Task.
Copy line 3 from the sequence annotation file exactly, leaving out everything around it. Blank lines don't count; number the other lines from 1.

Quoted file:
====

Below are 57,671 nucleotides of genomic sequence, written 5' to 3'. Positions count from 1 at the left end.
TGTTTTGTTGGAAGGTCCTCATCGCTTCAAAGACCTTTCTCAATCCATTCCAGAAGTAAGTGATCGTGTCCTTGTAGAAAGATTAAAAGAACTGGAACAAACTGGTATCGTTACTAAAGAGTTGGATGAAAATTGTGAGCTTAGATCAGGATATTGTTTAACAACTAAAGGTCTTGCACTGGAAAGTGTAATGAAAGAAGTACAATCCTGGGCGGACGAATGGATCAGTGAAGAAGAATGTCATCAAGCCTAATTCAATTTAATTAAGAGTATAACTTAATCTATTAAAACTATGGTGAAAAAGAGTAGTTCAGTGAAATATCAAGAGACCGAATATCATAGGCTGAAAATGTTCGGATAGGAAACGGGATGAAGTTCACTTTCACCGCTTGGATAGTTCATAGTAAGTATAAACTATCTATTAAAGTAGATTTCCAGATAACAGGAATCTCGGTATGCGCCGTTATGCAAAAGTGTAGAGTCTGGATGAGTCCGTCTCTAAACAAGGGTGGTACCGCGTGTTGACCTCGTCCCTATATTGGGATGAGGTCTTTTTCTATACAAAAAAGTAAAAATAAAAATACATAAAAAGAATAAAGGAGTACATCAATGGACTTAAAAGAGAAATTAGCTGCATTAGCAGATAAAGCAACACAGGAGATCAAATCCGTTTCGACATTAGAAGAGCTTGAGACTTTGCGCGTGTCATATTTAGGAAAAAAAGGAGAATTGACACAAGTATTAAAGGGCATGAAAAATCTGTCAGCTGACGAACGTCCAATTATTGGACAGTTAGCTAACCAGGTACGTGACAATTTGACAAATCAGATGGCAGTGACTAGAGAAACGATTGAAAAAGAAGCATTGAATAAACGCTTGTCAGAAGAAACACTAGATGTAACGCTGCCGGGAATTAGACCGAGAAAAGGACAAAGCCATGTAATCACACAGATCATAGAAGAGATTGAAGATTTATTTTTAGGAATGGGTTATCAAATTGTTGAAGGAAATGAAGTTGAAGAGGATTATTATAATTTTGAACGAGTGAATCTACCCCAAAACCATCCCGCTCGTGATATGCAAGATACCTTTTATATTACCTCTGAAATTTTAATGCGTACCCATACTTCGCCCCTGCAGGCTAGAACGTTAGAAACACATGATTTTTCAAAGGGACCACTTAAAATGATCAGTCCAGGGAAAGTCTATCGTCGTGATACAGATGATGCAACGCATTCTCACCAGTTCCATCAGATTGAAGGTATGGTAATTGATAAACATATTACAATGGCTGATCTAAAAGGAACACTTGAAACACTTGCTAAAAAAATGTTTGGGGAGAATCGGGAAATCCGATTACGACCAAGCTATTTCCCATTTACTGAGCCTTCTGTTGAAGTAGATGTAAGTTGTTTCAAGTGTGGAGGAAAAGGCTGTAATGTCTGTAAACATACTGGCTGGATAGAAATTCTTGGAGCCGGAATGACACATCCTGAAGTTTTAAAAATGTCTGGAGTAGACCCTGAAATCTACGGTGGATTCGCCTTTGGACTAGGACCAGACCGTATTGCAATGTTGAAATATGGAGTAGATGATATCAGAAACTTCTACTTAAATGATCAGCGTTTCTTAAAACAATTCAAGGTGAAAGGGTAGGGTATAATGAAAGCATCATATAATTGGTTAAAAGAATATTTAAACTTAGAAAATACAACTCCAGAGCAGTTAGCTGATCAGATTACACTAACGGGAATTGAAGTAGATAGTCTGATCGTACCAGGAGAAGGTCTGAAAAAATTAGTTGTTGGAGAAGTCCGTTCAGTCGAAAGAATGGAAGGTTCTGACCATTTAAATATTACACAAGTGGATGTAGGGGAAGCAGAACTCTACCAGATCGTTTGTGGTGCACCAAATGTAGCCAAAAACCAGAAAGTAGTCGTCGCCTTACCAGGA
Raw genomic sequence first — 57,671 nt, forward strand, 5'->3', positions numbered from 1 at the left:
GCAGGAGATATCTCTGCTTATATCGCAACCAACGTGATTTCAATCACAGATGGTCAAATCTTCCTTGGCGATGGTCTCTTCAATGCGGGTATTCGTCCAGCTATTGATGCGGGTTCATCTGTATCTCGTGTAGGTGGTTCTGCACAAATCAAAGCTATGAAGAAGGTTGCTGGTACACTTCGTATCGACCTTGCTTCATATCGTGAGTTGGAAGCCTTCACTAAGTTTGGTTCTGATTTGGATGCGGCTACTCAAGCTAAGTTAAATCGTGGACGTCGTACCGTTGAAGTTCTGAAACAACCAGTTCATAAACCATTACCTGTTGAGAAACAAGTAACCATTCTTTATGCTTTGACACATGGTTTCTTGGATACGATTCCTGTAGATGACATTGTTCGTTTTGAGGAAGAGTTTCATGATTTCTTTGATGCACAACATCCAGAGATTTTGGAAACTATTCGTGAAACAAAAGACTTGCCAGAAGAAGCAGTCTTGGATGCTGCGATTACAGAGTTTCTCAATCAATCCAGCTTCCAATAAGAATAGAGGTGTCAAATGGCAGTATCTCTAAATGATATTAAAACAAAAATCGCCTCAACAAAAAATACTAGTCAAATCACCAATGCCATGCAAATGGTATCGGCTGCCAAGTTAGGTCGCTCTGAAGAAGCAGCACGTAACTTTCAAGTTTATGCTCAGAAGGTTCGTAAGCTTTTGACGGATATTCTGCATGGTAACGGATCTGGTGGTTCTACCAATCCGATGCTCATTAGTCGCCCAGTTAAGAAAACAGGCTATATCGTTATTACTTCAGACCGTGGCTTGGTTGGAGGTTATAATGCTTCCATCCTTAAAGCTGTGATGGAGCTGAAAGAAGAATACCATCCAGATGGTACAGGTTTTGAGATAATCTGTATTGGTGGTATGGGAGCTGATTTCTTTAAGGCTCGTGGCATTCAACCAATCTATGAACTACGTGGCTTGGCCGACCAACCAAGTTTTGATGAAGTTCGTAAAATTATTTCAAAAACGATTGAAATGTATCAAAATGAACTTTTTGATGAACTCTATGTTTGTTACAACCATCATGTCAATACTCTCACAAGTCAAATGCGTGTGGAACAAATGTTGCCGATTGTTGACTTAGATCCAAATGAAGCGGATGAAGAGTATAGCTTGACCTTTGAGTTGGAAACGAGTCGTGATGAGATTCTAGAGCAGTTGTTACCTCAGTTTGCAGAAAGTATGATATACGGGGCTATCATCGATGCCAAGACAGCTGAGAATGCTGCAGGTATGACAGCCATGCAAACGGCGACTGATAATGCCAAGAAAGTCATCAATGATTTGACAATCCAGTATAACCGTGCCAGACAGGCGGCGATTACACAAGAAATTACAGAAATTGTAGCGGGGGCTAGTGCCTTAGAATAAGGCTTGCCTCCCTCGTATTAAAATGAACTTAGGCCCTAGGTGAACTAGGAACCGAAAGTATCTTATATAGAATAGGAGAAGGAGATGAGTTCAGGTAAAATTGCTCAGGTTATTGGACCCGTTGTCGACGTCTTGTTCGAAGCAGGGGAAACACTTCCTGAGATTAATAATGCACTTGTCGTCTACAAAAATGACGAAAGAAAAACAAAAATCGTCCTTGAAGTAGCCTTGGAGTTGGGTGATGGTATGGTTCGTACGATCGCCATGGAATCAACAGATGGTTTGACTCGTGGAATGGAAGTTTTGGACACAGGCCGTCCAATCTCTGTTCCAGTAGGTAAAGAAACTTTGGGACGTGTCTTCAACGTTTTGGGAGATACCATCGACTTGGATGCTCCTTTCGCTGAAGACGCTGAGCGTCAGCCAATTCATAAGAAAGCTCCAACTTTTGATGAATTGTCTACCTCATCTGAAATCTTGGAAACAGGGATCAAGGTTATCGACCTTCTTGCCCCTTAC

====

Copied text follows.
Raw genomic sequence first — 57,671 nt, forward strand, 5'->3', positions numbered from 1 at the left: